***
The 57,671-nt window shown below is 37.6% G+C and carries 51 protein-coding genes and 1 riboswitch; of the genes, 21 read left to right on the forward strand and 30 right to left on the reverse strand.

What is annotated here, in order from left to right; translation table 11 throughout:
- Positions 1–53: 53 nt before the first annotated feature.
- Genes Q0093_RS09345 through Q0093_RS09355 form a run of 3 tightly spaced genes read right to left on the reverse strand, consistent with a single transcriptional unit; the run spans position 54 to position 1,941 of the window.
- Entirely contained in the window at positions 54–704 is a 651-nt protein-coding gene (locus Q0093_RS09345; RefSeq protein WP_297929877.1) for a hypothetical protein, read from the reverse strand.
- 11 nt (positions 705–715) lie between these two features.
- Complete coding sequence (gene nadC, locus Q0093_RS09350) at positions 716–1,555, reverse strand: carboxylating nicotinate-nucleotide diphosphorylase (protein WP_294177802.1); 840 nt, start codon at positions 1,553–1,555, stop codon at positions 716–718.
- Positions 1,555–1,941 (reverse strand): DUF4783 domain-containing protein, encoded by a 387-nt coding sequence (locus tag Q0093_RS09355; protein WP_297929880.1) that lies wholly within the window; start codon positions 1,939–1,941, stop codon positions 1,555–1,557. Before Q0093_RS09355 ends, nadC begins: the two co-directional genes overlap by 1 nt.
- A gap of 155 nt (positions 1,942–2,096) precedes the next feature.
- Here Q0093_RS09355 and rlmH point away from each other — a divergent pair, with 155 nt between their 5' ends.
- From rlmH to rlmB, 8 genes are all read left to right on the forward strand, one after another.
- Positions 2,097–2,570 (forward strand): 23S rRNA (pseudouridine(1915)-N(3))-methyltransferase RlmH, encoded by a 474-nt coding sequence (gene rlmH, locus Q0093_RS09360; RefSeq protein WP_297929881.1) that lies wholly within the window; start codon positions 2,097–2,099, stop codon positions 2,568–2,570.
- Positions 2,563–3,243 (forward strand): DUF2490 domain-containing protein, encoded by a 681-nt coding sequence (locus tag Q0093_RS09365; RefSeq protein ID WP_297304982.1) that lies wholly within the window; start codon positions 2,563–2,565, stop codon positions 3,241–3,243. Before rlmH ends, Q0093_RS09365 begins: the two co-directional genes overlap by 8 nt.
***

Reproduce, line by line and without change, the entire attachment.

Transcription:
The 57,671-nt window shown below is 37.6% G+C and carries 51 protein-coding genes and 1 riboswitch; of the genes, 21 read left to right on the forward strand and 30 right to left on the reverse strand.

What is annotated here, in order from left to right; translation table 11 throughout:
- Positions 1–53: 53 nt before the first annotated feature.
- Genes Q0093_RS09345 through Q0093_RS09355 form a run of 3 tightly spaced genes read right to left on the reverse strand, consistent with a single transcriptional unit; the run spans position 54 to position 1,941 of the window.
- Entirely contained in the window at positions 54–704 is a 651-nt protein-coding gene (locus Q0093_RS09345; RefSeq protein WP_297929877.1) for a hypothetical protein, read from the reverse strand.
- 11 nt (positions 705–715) lie between these two features.
- Complete coding sequence (gene nadC, locus Q0093_RS09350) at positions 716–1,555, reverse strand: carboxylating nicotinate-nucleotide diphosphorylase (protein WP_294177802.1); 840 nt, start codon at positions 1,553–1,555, stop codon at positions 716–718.
- Positions 1,555–1,941 (reverse strand): DUF4783 domain-containing protein, encoded by a 387-nt coding sequence (locus tag Q0093_RS09355; protein WP_297929880.1) that lies wholly within the window; start codon positions 1,939–1,941, stop codon positions 1,555–1,557. Before Q0093_RS09355 ends, nadC begins: the two co-directional genes overlap by 1 nt.
- A gap of 155 nt (positions 1,942–2,096) precedes the next feature.
- Here Q0093_RS09355 and rlmH point away from each other — a divergent pair, with 155 nt between their 5' ends.
- From rlmH to rlmB, 8 genes are all read left to right on the forward strand, one after another.
- Positions 2,097–2,570 (forward strand): 23S rRNA (pseudouridine(1915)-N(3))-methyltransferase RlmH, encoded by a 474-nt coding sequence (gene rlmH, locus Q0093_RS09360; RefSeq protein WP_297929881.1) that lies wholly within the window; start codon positions 2,097–2,099, stop codon positions 2,568–2,570.
- Positions 2,563–3,243 (forward strand): DUF2490 domain-containing protein, encoded by a 681-nt coding sequence (locus tag Q0093_RS09365; RefSeq protein ID WP_297304982.1) that lies wholly within the window; start codon positions 2,563–2,565, stop codon positions 3,241–3,243. Before rlmH ends, Q0093_RS09365 begins: the two co-directional genes overlap by 8 nt.